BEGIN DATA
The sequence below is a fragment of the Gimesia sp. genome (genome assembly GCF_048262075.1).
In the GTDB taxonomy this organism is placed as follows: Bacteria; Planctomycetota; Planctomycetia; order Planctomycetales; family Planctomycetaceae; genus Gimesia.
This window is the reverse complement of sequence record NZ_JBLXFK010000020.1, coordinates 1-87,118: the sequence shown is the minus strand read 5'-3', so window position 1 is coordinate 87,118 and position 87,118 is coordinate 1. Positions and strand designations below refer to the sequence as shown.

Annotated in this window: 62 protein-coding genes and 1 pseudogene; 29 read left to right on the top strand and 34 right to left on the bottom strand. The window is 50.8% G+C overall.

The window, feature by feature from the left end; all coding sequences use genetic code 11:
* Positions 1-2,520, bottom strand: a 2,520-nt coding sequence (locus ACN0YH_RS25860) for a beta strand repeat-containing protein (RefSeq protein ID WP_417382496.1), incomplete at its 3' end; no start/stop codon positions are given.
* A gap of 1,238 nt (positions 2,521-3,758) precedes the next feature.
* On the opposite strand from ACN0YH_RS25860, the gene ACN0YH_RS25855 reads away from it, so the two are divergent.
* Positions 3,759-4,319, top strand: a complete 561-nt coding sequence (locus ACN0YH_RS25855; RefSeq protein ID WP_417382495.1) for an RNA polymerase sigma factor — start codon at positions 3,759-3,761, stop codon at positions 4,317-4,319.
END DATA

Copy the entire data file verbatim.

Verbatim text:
The sequence below is a fragment of the Gimesia sp. genome (genome assembly GCF_048262075.1).
In the GTDB taxonomy this organism is placed as follows: Bacteria; Planctomycetota; Planctomycetia; order Planctomycetales; family Planctomycetaceae; genus Gimesia.
This window is the reverse complement of sequence record NZ_JBLXFK010000020.1, coordinates 1-87,118: the sequence shown is the minus strand read 5'-3', so window position 1 is coordinate 87,118 and position 87,118 is coordinate 1. Positions and strand designations below refer to the sequence as shown.

Annotated in this window: 62 protein-coding genes and 1 pseudogene; 29 read left to right on the top strand and 34 right to left on the bottom strand. The window is 50.8% G+C overall.

The window, feature by feature from the left end; all coding sequences use genetic code 11:
* Positions 1-2,520, bottom strand: a 2,520-nt coding sequence (locus ACN0YH_RS25860) for a beta strand repeat-containing protein (RefSeq protein ID WP_417382496.1), incomplete at its 3' end; no start/stop codon positions are given.
* A gap of 1,238 nt (positions 2,521-3,758) precedes the next feature.
* On the opposite strand from ACN0YH_RS25860, the gene ACN0YH_RS25855 reads away from it, so the two are divergent.
* Positions 3,759-4,319, top strand: a complete 561-nt coding sequence (locus ACN0YH_RS25855; RefSeq protein ID WP_417382495.1) for an RNA polymerase sigma factor — start codon at positions 3,759-3,761, stop codon at positions 4,317-4,319.